Kids in the kitchen

Planning. Concentration. Creativity.  Pride. Experimentation. Chaos.  Mess…

The list goes on when it comes to kids cooking!

Each school holidays, our three children (currently aged 7,9 & 11) plan and prepare an evening meal for our family. It is a task they all enjoy, and although it is probably MORE work for me (not less), the rewards are 100% worth it.  Holidays can be a time to hone a few life-skills when there is hopefully a little more free time, and I don’t think there is a more important skill than knowing how to feed yourself.  The meals that are created differ according to the age and ability of each child, but you may be surprised what they are capable of!

Allowing children of all ages to experiment and experience food preparation is one of the many important steps in raising competent, diverse eaters.  Here are 5 reasons why:

  1. The power of choice.  Children don’t always have control over what food is presented to them, and they relish the opportunity to prepare their favourite dishes.  Inevitably the dessert menu is planned first and the main more of an after-thought! That doesn’t matter at all.  For younger children you may need to help them quite a bit, but as they gain confidence, independence will come.  The youngest member of our family often makes a salad to go with meat on the bbq.  Simple, nutritious, develops her knife skills, and uses wholefoods.  Winner! 
  2. Confidence.  Knowing what to do with the raw materials that is wholefood is a skill that seems to be disappearing with so much pre-packaged food.  How to chop and slice.  How to cook in a frying pan or oven.  How to prepare a meal with each of the main food groups. Some meal delivery services like Hello Fresh can be a great introduction to step-by-step cooking with fresh ingredients if you’re not a confident cook yourself.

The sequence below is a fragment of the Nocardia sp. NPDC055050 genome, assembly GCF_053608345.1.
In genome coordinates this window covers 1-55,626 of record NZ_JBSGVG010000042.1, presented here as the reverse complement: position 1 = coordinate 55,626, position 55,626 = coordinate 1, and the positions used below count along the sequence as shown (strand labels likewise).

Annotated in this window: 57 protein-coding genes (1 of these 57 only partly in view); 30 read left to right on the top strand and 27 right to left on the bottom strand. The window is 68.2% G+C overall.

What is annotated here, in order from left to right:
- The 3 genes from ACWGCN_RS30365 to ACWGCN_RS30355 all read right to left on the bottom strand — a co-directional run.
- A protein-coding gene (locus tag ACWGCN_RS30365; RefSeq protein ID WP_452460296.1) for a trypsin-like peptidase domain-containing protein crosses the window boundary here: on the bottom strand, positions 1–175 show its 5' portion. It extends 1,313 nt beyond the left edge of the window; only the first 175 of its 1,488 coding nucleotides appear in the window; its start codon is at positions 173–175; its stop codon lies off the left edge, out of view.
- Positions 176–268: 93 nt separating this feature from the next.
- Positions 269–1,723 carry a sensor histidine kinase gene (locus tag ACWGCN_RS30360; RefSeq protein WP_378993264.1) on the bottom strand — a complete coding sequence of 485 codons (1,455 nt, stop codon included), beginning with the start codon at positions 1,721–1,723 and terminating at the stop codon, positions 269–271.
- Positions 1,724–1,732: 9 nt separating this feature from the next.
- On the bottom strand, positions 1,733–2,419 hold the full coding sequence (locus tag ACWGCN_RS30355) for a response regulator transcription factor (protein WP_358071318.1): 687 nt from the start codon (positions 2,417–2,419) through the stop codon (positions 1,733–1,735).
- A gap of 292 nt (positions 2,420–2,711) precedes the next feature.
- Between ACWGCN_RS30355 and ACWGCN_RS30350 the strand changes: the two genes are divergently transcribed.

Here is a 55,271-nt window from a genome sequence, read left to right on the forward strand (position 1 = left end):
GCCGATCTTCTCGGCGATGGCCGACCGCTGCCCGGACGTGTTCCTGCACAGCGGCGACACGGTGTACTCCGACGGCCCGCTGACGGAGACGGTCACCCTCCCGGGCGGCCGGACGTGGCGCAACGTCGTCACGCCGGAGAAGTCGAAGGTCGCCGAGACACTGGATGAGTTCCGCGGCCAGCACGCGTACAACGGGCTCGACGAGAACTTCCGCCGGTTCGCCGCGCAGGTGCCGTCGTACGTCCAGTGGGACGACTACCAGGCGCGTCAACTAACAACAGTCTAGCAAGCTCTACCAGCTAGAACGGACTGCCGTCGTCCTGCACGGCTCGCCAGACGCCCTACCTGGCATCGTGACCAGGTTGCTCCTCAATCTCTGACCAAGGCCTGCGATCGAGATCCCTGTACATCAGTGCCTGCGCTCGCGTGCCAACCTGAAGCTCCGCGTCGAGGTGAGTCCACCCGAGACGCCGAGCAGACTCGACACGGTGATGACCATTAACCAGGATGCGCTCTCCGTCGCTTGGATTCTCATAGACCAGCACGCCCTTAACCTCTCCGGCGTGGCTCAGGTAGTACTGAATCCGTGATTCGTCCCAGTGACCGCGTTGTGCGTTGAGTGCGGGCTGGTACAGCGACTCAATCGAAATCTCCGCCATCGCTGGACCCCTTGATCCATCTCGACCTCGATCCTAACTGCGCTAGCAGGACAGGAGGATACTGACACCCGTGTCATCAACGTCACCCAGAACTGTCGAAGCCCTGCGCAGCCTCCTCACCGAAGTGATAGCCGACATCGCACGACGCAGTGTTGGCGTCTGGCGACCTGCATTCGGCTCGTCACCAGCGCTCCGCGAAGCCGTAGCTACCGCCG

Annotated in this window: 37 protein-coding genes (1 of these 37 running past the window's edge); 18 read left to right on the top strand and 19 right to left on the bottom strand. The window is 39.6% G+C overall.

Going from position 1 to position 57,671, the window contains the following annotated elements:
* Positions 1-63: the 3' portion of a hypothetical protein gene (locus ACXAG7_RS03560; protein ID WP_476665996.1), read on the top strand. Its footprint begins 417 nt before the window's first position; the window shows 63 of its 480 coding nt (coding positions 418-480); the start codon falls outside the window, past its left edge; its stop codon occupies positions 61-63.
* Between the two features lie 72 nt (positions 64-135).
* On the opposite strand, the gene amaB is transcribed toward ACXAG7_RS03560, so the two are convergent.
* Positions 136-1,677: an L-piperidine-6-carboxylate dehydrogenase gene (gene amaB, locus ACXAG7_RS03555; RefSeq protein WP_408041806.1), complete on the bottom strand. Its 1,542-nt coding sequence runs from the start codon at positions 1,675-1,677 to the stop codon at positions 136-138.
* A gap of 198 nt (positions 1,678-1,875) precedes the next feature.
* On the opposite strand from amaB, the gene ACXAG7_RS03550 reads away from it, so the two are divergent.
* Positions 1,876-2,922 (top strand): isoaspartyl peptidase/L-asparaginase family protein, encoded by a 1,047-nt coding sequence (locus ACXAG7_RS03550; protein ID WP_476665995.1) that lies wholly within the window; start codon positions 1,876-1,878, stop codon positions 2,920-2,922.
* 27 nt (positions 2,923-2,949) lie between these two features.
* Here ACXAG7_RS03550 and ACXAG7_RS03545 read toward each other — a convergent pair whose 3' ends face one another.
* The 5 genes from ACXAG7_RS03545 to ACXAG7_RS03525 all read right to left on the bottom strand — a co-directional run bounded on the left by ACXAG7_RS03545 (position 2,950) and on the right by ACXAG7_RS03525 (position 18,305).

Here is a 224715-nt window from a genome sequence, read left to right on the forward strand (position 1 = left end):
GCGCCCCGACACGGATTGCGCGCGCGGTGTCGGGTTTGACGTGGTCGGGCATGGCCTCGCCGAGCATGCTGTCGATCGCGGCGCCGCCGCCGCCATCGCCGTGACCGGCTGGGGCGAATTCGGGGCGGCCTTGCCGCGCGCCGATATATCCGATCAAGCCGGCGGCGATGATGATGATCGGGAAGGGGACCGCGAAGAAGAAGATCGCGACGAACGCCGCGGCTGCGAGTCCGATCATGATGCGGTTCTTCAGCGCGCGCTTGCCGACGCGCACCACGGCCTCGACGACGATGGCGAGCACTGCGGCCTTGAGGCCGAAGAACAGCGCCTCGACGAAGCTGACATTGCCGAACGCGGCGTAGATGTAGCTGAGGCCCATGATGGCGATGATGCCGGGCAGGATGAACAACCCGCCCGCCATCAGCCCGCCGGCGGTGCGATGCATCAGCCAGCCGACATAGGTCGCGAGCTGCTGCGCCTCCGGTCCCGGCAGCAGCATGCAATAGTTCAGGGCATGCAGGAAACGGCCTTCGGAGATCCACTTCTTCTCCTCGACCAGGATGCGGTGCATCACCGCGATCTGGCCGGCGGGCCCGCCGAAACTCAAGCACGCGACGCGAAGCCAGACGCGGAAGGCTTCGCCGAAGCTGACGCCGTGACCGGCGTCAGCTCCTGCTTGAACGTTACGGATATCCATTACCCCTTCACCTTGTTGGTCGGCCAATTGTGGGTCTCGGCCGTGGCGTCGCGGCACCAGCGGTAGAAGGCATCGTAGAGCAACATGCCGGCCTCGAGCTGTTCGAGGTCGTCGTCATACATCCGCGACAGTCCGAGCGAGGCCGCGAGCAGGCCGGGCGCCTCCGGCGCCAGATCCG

3. Creativity.  Looking through cookbooks and imagining the meals is fun for all of us.  We begin with choosing a few options, then make a final choice based on seasonal produce, time to prepare and time to cook.  The chef writes a shopping list, does the grocery shop, and spends an afternoon preparing.  The table gets set, sometimes with place settings, drinks and embellishment.  The meal presented with little flourishes.
  4. Curiosity.  For some children, trying new foods is daunting and they seek out their safe foods.  The more we can normalise different ingredients and foods, the more likely that fear will subside and they may taste something new.  Touching and preparing raw ingredients is one way to allay that fear and pique their curiosity about textures, smells and (possibly) tastes.   Conversations can happen around our senses, how foods change when raw or cooked, or look different when prepared in different ways.
  5. Pride.  The final result, whether it looks like the recipe or not, is always loudly applauded and appreciated by our family.  Knowing you can bring a recipe to life, feed the people you  care about and contribute to your family is a powerful thing, and something to feel proud of.